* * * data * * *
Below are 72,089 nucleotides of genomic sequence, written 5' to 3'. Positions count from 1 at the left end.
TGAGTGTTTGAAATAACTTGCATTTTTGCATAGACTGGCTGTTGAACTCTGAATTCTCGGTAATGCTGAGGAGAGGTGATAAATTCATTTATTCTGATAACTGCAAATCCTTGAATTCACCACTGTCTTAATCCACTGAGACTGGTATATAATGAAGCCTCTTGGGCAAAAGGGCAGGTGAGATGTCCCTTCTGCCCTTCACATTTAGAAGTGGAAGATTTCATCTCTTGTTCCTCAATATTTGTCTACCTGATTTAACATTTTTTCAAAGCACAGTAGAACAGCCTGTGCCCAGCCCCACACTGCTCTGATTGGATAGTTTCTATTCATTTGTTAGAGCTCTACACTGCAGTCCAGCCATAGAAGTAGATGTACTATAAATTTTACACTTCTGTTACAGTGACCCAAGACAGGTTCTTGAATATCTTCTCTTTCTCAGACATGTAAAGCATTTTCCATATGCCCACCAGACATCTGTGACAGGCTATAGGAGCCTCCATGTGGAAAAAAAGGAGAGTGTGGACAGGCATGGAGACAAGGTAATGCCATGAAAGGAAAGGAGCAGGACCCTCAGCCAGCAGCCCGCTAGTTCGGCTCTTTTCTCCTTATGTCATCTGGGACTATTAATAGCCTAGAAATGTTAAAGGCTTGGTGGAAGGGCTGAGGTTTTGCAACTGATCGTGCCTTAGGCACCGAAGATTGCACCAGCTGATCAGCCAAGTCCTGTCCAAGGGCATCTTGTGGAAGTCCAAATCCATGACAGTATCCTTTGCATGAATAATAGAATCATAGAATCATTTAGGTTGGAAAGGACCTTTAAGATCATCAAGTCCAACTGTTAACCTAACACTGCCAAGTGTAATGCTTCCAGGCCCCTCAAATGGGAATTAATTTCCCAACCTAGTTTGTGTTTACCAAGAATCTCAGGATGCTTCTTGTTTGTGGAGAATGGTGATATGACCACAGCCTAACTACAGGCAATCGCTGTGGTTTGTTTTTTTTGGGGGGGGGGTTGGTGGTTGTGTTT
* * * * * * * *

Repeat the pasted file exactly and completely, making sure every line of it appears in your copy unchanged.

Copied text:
Below are 72,089 nucleotides of genomic sequence, written 5' to 3'. Positions count from 1 at the left end.
TGAGTGTTTGAAATAACTTGCATTTTTGCATAGACTGGCTGTTGAACTCTGAATTCTCGGTAATGCTGAGGAGAGGTGATAAATTCATTTATTCTGATAACTGCAAATCCTTGAATTCACCACTGTCTTAATCCACTGAGACTGGTATATAATGAAGCCTCTTGGGCAAAAGGGCAGGTGAGATGTCCCTTCTGCCCTTCACATTTAGAAGTGGAAGATTTCATCTCTTGTTCCTCAATATTTGTCTACCTGATTTAACATTTTTTCAAAGCACAGTAGAACAGCCTGTGCCCAGCCCCACACTGCTCTGATTGGATAGTTTCTATTCATTTGTTAGAGCTCTACACTGCAGTCCAGCCATAGAAGTAGATGTACTATAAATTTTACACTTCTGTTACAGTGACCCAAGACAGGTTCTTGAATATCTTCTCTTTCTCAGACATGTAAAGCATTTTCCATATGCCCACCAGACATCTGTGACAGGCTATAGGAGCCTCCATGTGGAAAAAAAGGAGAGTGTGGACAGGCATGGAGACAAGGTAATGCCATGAAAGGAAAGGAGCAGGACCCTCAGCCAGCAGCCCGCTAGTTCGGCTCTTTTCTCCTTATGTCATCTGGGACTATTAATAGCCTAGAAATGTTAAAGGCTTGGTGGAAGGGCTGAGGTTTTGCAACTGATCGTGCCTTAGGCACCGAAGATTGCACCAGCTGATCAGCCAAGTCCTGTCCAAGGGCATCTTGTGGAAGTCCAAATCCATGACAGTATCCTTTGCATGAATAATAGAATCATAGAATCATTTAGGTTGGAAAGGACCTTTAAGATCATCAAGTCCAACTGTTAACCTAACACTGCCAAGTGTAATGCTTCCAGGCCCCTCAAATGGGAATTAATTTCCCAACCTAGTTTGTGTTTACCAAGAATCTCAGGATGCTTCTTGTTTGTGGAGAATGGTGATATGACCACAGCCTAACTACAGGCAATCGCTGTGGTTTGTTTTTTTTGGGGGGGGGGTTGGTGGTTGTGTTT